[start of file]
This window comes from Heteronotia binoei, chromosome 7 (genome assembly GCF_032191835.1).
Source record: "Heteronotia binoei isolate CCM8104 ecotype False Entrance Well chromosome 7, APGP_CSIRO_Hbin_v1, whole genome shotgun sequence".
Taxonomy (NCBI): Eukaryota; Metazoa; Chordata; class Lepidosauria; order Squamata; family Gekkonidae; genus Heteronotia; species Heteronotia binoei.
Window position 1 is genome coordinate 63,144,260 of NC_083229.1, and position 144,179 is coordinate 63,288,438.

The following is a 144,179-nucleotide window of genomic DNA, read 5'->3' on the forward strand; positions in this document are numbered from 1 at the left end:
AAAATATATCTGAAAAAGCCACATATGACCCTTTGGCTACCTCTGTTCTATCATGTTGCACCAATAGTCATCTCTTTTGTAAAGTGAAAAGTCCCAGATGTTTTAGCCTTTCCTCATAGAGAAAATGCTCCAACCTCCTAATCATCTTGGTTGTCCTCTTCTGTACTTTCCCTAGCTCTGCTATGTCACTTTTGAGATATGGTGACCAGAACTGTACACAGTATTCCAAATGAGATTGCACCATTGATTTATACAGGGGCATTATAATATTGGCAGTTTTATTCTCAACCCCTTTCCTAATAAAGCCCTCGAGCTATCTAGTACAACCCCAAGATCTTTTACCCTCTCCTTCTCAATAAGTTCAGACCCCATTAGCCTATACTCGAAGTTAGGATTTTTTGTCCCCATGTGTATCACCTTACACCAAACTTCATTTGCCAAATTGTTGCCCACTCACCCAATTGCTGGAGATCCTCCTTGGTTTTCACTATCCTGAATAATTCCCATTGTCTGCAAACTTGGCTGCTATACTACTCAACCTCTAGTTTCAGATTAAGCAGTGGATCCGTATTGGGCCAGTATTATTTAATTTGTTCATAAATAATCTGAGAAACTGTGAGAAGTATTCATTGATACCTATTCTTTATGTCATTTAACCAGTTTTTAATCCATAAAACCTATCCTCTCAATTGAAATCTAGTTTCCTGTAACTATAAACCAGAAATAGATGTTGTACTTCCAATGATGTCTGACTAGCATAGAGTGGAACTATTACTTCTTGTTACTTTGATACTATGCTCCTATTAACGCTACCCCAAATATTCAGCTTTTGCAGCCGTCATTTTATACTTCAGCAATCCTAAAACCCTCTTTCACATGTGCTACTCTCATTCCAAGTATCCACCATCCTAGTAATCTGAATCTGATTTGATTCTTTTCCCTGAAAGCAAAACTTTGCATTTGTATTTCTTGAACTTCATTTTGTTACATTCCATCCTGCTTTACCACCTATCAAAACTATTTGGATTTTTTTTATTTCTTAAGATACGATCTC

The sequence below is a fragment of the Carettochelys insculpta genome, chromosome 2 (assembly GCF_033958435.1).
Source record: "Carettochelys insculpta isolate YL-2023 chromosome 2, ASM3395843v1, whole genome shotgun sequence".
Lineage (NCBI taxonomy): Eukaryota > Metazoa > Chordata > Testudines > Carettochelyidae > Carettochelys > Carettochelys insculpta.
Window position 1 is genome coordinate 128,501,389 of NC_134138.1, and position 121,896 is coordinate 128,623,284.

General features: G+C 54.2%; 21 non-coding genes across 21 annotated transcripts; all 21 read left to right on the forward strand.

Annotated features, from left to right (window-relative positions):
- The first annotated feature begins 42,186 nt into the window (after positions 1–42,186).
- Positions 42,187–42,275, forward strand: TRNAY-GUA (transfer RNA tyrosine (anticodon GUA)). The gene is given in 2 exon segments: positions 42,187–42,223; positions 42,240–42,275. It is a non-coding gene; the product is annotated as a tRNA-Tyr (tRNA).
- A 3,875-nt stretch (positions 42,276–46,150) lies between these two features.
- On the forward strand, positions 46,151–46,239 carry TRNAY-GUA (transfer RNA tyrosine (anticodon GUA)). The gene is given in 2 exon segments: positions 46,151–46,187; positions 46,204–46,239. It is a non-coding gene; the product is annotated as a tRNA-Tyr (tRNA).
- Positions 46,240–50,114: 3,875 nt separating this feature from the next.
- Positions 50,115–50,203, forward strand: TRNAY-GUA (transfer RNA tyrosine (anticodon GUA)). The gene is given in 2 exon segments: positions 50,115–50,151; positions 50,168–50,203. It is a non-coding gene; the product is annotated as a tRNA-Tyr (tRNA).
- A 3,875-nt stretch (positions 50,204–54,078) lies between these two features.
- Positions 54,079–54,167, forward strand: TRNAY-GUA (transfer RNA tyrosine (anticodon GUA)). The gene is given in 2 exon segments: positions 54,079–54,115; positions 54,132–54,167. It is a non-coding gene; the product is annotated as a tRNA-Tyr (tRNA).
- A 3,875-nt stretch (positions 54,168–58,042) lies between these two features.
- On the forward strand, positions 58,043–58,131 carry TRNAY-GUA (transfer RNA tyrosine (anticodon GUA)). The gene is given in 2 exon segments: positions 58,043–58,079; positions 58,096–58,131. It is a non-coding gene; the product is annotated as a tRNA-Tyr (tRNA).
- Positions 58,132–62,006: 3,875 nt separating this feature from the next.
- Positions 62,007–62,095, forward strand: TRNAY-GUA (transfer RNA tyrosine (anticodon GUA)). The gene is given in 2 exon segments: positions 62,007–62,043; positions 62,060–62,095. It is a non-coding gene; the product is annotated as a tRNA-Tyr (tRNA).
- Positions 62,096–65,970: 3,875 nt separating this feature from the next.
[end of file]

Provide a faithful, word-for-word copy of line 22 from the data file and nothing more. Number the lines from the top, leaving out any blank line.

- On the forward strand, positions 58,043–58,131 carry TRNAY-GUA (transfer RNA tyrosine (anticodon GUA)). The gene is given in 2 exon segments: positions 58,043–58,079; positions 58,096–58,131. It is a non-coding gene; the product is annotated as a tRNA-Tyr (tRNA).